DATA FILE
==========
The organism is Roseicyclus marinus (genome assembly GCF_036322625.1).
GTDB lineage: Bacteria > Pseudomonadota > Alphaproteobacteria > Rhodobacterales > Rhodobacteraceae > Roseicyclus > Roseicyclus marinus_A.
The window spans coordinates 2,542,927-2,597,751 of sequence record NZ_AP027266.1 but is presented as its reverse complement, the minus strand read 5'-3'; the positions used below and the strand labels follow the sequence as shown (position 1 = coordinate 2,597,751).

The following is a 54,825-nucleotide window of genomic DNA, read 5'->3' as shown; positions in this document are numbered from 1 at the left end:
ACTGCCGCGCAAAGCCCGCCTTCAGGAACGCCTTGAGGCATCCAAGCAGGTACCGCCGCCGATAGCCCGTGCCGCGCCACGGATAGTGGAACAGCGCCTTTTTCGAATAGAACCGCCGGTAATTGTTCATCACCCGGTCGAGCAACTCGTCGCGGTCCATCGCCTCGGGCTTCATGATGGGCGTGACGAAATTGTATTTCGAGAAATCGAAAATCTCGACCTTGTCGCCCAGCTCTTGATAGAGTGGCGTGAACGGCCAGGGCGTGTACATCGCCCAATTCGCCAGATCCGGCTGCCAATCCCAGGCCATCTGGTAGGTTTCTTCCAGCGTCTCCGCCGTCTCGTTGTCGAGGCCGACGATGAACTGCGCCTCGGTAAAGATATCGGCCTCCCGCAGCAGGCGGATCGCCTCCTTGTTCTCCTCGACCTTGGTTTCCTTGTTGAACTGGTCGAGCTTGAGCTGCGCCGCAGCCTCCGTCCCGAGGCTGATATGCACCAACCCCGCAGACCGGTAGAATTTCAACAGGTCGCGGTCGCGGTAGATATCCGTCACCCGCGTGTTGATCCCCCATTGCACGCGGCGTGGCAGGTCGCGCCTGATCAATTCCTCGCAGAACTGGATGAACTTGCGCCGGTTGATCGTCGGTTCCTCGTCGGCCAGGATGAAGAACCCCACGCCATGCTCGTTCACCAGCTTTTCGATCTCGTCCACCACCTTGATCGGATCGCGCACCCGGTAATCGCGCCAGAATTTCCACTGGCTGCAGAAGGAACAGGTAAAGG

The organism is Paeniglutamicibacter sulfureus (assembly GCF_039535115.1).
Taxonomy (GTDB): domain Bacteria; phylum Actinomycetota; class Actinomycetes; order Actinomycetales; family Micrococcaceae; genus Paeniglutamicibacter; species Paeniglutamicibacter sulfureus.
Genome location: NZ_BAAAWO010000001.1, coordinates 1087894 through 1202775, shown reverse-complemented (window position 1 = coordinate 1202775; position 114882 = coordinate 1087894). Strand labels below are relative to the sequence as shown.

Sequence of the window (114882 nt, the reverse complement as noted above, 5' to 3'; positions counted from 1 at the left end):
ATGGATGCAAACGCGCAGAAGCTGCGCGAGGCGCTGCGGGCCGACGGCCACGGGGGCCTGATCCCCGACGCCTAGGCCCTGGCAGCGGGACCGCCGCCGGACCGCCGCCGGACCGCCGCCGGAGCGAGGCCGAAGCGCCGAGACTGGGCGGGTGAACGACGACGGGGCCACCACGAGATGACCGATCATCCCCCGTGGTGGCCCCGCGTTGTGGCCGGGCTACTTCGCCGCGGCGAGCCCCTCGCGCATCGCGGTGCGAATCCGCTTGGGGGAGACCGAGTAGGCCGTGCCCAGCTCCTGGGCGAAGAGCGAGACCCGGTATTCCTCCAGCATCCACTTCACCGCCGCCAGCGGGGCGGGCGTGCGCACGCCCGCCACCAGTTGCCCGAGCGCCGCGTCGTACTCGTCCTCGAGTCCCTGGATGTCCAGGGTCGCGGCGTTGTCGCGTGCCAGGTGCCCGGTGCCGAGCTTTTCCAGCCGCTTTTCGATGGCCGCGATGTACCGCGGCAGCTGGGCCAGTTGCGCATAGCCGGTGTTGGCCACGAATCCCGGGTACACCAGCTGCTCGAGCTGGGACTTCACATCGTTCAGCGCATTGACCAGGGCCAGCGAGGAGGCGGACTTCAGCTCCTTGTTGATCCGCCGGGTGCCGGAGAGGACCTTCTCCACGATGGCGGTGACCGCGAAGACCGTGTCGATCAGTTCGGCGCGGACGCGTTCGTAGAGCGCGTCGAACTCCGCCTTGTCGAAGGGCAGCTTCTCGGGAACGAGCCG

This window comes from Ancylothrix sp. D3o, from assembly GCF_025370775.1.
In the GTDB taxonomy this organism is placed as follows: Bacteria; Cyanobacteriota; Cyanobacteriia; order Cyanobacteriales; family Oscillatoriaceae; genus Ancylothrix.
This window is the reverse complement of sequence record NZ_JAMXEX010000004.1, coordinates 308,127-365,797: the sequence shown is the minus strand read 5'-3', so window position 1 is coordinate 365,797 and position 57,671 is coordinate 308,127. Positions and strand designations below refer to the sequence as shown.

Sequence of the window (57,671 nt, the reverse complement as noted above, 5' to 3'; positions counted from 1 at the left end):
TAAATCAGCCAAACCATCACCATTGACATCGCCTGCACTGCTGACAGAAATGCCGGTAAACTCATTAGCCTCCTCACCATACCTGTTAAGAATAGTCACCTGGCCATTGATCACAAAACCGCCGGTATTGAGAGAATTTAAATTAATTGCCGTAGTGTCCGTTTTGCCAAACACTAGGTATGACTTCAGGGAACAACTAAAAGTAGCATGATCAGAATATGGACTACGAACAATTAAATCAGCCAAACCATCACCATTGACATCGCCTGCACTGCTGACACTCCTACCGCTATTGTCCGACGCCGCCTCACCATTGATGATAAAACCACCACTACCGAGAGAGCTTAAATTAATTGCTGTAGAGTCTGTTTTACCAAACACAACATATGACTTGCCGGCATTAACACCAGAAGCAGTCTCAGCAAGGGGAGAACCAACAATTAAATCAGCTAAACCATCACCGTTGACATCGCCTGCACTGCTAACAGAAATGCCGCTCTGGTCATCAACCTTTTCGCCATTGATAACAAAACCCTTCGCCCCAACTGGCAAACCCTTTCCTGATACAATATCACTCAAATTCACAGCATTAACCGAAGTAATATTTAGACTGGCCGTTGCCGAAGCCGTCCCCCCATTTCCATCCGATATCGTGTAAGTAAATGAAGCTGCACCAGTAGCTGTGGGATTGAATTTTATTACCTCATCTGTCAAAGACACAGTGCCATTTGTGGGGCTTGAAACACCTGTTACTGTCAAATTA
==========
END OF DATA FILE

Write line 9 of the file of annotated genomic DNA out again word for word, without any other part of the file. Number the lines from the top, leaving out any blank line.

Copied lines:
Sequence of the window (114882 nt, the reverse complement as noted above, 5' to 3'; positions counted from 1 at the left end):